Christ wishes to be the goal, the purpose, the model and ultimate end of our lives. It was he who claimed to be “the Way, the Truth, and the Life.” (cf. Jn 14:1-6) The Christian life consists, therefore, in divesting ourselves of all that separates us and keeps us away from the Lord. Christian discipleship is a commitment to looking at Jesus daily and asking ourselves regularly: “What virtues and qualities does Christ have that I don’t have yet?” and “What shortcomings do I not see in Christ that I have yet to overcome?” In other words, “What is missing in me and what needs to go so that I might be more and more like Jesus?” This is crucial because we are called to nothing less than to the very heights of holiness, or as St. Paul would put it, to be transformed “until we all attain to the unity of the faith, and of the knowledge of the Son of God, to a mature man, to the measure of the stature which belongs to the fullness of Christ … no longer to be children, tossed here and there by waves and carried about by every wind of doctrine, by the trickery of men, by craftiness in deceitful scheming; but speaking the truth in love, we are to grow up in all aspects into him who is the head, Christ, from whom the whole body, being fitted and held together by what every joint supplies, according to the proper working of each individual part, causes the growth of the body for the building up of itself in love.” (Eph 4:13-16) Only through this deep, interior transformation will we be able to produce the fruit that evidences that we are true followers of Christ: “you will know them by their fruits.” (Mt 7:20)

In this walk, we are not alone because the Lord comes to our aid with his sanctifying grace. If he wants us to be saints, he will help us become saints. So, let’s be saints!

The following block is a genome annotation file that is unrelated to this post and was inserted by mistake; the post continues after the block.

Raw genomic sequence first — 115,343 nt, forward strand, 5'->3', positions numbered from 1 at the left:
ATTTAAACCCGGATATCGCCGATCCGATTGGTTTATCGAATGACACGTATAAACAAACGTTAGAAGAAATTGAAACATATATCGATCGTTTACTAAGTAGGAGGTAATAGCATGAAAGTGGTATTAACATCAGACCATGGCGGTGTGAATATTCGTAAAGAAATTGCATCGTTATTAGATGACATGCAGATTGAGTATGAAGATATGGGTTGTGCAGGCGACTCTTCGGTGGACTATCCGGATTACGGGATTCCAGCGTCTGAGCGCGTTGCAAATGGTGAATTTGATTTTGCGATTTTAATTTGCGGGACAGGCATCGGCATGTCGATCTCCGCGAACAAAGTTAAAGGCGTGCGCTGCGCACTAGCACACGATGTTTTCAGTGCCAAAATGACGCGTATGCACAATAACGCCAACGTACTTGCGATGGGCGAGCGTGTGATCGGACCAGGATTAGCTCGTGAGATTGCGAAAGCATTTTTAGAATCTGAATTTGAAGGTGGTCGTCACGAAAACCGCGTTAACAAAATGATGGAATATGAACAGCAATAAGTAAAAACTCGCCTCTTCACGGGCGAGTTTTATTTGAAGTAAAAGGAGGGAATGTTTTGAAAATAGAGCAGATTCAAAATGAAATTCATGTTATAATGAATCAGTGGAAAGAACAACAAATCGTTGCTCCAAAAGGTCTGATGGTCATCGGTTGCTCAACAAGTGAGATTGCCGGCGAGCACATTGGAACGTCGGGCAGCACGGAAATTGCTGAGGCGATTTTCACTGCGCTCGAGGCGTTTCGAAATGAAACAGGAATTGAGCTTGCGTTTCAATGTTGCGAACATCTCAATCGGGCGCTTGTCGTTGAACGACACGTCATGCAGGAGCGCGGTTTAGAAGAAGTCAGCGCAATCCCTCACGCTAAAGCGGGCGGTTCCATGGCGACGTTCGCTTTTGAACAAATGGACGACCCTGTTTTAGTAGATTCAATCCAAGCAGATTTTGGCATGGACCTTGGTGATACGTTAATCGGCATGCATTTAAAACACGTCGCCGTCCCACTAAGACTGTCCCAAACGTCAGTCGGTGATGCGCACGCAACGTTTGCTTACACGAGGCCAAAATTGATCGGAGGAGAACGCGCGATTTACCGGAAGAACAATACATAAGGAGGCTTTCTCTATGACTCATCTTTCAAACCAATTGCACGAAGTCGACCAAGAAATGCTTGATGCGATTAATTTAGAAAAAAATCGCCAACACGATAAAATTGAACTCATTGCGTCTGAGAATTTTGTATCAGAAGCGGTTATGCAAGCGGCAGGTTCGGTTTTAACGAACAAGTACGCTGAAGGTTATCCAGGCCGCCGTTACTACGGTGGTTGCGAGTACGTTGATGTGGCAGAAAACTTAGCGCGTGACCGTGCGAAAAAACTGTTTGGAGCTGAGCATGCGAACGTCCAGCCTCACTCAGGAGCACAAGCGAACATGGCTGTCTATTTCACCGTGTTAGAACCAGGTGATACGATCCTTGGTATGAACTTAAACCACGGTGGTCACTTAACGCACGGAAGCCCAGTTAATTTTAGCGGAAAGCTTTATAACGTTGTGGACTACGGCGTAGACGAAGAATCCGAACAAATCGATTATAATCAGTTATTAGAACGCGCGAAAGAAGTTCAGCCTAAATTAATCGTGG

I, for my part, am committed to achieving that goal. And having come close to death on the week of Thanksgiving Day, a few years ago, I know what it means to have your life back — and to make better use of our limited time on earth. If before my accident and near-death experience Christ was the center of my life, now more than ever do I say with St. Paul: “for me, to live is Christ”­ — though I can surely relate to his sentiment when he states that “to die is gain” and adds: “If I am to live on in the flesh, this will mean fruitful labor for me; and I do not know which to choose. But I am hard-pressed from both directions, having the desire to depart and be with Christ, for that is very much better; yet to remain on in the flesh is more necessary for your sake.” (Phil 1:22-24) I hope and pray this is the case, as I continue to perform my work as an evangelist and fulfill my ministry. (cf. 2 Tim 4:5)

I invite you to continue taking advantage of this Year of St. Paul to deepen your understanding of the truths of our faith found in the New Testament. Read St. Paul’s letters. Meditate on them. Set aside time for meaningful encounters with the Lord. Accept the challenge extended to us by Pope John Paul II years ago: “If you have met Christ, live Christ, live with Christ! Proclaim him in the first person, as real witnesses: ‘To me to live is Christ.’” (Phil 1:21) (Homily at the Cathedral of Santo Domingo, 1979)

Martha Fernández-Sardina is the director of the Office for Evangelization of the Archdiocese of San Antonio and an international bilingual speaker and trainer. She previously served as the director of the Office for Evangelization